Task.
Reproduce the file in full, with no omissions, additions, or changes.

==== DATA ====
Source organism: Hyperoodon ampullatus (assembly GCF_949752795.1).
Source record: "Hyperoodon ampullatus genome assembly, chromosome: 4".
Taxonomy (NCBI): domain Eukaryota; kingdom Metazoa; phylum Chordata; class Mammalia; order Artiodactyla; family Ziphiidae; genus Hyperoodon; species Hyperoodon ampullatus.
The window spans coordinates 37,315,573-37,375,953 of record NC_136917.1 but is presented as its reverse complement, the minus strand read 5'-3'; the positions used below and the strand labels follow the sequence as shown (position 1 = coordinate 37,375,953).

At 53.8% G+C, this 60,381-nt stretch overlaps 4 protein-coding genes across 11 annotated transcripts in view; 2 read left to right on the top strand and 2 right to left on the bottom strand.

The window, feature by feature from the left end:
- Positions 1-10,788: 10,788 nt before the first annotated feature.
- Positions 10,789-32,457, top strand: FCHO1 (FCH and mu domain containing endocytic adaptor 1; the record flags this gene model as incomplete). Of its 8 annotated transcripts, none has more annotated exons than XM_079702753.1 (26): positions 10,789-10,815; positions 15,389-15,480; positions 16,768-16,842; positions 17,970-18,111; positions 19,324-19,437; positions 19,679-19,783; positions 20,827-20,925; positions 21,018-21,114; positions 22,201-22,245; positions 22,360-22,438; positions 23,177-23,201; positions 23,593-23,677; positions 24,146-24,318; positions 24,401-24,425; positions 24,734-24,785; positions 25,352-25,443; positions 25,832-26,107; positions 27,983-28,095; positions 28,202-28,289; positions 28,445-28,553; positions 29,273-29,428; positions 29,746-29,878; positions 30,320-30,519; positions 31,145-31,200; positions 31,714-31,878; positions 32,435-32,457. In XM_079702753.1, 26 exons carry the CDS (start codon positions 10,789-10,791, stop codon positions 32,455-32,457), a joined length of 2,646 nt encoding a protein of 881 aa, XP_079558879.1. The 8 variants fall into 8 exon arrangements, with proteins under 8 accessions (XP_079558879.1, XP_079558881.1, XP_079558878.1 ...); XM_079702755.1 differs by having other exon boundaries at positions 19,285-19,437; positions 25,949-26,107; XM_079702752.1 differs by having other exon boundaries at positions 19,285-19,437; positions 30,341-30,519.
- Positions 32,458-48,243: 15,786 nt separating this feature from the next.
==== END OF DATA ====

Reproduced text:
Source organism: Hyperoodon ampullatus (assembly GCF_949752795.1).
Source record: "Hyperoodon ampullatus genome assembly, chromosome: 4".
Taxonomy (NCBI): domain Eukaryota; kingdom Metazoa; phylum Chordata; class Mammalia; order Artiodactyla; family Ziphiidae; genus Hyperoodon; species Hyperoodon ampullatus.
The window spans coordinates 37,315,573-37,375,953 of record NC_136917.1 but is presented as its reverse complement, the minus strand read 5'-3'; the positions used below and the strand labels follow the sequence as shown (position 1 = coordinate 37,375,953).

At 53.8% G+C, this 60,381-nt stretch overlaps 4 protein-coding genes across 11 annotated transcripts in view; 2 read left to right on the top strand and 2 right to left on the bottom strand.

The window, feature by feature from the left end:
- Positions 1-10,788: 10,788 nt before the first annotated feature.
- Positions 10,789-32,457, top strand: FCHO1 (FCH and mu domain containing endocytic adaptor 1; the record flags this gene model as incomplete). Of its 8 annotated transcripts, none has more annotated exons than XM_079702753.1 (26): positions 10,789-10,815; positions 15,389-15,480; positions 16,768-16,842; positions 17,970-18,111; positions 19,324-19,437; positions 19,679-19,783; positions 20,827-20,925; positions 21,018-21,114; positions 22,201-22,245; positions 22,360-22,438; positions 23,177-23,201; positions 23,593-23,677; positions 24,146-24,318; positions 24,401-24,425; positions 24,734-24,785; positions 25,352-25,443; positions 25,832-26,107; positions 27,983-28,095; positions 28,202-28,289; positions 28,445-28,553; positions 29,273-29,428; positions 29,746-29,878; positions 30,320-30,519; positions 31,145-31,200; positions 31,714-31,878; positions 32,435-32,457. In XM_079702753.1, 26 exons carry the CDS (start codon positions 10,789-10,791, stop codon positions 32,455-32,457), a joined length of 2,646 nt encoding a protein of 881 aa, XP_079558879.1. The 8 variants fall into 8 exon arrangements, with proteins under 8 accessions (XP_079558879.1, XP_079558881.1, XP_079558878.1 ...); XM_079702755.1 differs by having other exon boundaries at positions 19,285-19,437; positions 25,949-26,107; XM_079702752.1 differs by having other exon boundaries at positions 19,285-19,437; positions 30,341-30,519.
- Positions 32,458-48,243: 15,786 nt separating this feature from the next.